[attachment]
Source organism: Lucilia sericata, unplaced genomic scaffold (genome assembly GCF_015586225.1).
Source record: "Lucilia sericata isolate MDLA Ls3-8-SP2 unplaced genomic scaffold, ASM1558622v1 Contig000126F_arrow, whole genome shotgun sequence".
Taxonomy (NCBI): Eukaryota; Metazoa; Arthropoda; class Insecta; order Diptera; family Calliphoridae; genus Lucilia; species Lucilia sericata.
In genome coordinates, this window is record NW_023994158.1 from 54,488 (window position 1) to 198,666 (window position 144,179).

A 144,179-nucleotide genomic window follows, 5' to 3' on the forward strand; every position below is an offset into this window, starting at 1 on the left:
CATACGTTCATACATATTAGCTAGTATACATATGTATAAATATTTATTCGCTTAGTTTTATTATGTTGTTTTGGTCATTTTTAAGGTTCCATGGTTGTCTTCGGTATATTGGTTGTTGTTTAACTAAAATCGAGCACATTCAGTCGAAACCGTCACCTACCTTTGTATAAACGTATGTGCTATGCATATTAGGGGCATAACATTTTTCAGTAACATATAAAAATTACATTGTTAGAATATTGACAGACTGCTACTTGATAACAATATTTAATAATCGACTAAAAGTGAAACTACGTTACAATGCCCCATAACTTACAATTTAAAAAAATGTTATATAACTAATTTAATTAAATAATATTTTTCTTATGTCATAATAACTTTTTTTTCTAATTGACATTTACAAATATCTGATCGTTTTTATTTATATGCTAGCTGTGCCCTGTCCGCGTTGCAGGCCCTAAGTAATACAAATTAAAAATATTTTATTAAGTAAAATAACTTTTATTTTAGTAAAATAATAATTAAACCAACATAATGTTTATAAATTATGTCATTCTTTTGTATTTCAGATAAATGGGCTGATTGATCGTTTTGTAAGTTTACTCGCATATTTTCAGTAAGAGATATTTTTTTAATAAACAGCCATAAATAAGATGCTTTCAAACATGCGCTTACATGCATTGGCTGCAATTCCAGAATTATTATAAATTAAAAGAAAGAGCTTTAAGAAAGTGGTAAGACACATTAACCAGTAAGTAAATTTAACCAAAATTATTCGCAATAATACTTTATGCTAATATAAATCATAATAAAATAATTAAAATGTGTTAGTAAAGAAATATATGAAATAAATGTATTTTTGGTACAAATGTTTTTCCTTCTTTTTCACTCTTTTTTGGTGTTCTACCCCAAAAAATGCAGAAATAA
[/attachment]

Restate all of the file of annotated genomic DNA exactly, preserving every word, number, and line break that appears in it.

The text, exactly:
Source organism: Lucilia sericata, unplaced genomic scaffold (genome assembly GCF_015586225.1).
Source record: "Lucilia sericata isolate MDLA Ls3-8-SP2 unplaced genomic scaffold, ASM1558622v1 Contig000126F_arrow, whole genome shotgun sequence".
Taxonomy (NCBI): Eukaryota; Metazoa; Arthropoda; class Insecta; order Diptera; family Calliphoridae; genus Lucilia; species Lucilia sericata.
In genome coordinates, this window is record NW_023994158.1 from 54,488 (window position 1) to 198,666 (window position 144,179).

A 144,179-nucleotide genomic window follows, 5' to 3' on the forward strand; every position below is an offset into this window, starting at 1 on the left:
CATACGTTCATACATATTAGCTAGTATACATATGTATAAATATTTATTCGCTTAGTTTTATTATGTTGTTTTGGTCATTTTTAAGGTTCCATGGTTGTCTTCGGTATATTGGTTGTTGTTTAACTAAAATCGAGCACATTCAGTCGAAACCGTCACCTACCTTTGTATAAACGTATGTGCTATGCATATTAGGGGCATAACATTTTTCAGTAACATATAAAAATTACATTGTTAGAATATTGACAGACTGCTACTTGATAACAATATTTAATAATCGACTAAAAGTGAAACTACGTTACAATGCCCCATAACTTACAATTTAAAAAAATGTTATATAACTAATTTAATTAAATAATATTTTTCTTATGTCATAATAACTTTTTTTTCTAATTGACATTTACAAATATCTGATCGTTTTTATTTATATGCTAGCTGTGCCCTGTCCGCGTTGCAGGCCCTAAGTAATACAAATTAAAAATATTTTATTAAGTAAAATAACTTTTATTTTAGTAAAATAATAATTAAACCAACATAATGTTTATAAATTATGTCATTCTTTTGTATTTCAGATAAATGGGCTGATTGATCGTTTTGTAAGTTTACTCGCATATTTTCAGTAAGAGATATTTTTTTAATAAACAGCCATAAATAAGATGCTTTCAAACATGCGCTTACATGCATTGGCTGCAATTCCAGAATTATTATAAATTAAAAGAAAGAGCTTTAAGAAAGTGGTAAGACACATTAACCAGTAAGTAAATTTAACCAAAATTATTCGCAATAATACTTTATGCTAATATAAATCATAATAAAATAATTAAAATGTGTTAGTAAAGAAATATATGAAATAAATGTATTTTTGGTACAAATGTTTTTCCTTCTTTTTCACTCTTTTTTGGTGTTCTACCCCAAAAAATGCAGAAATAA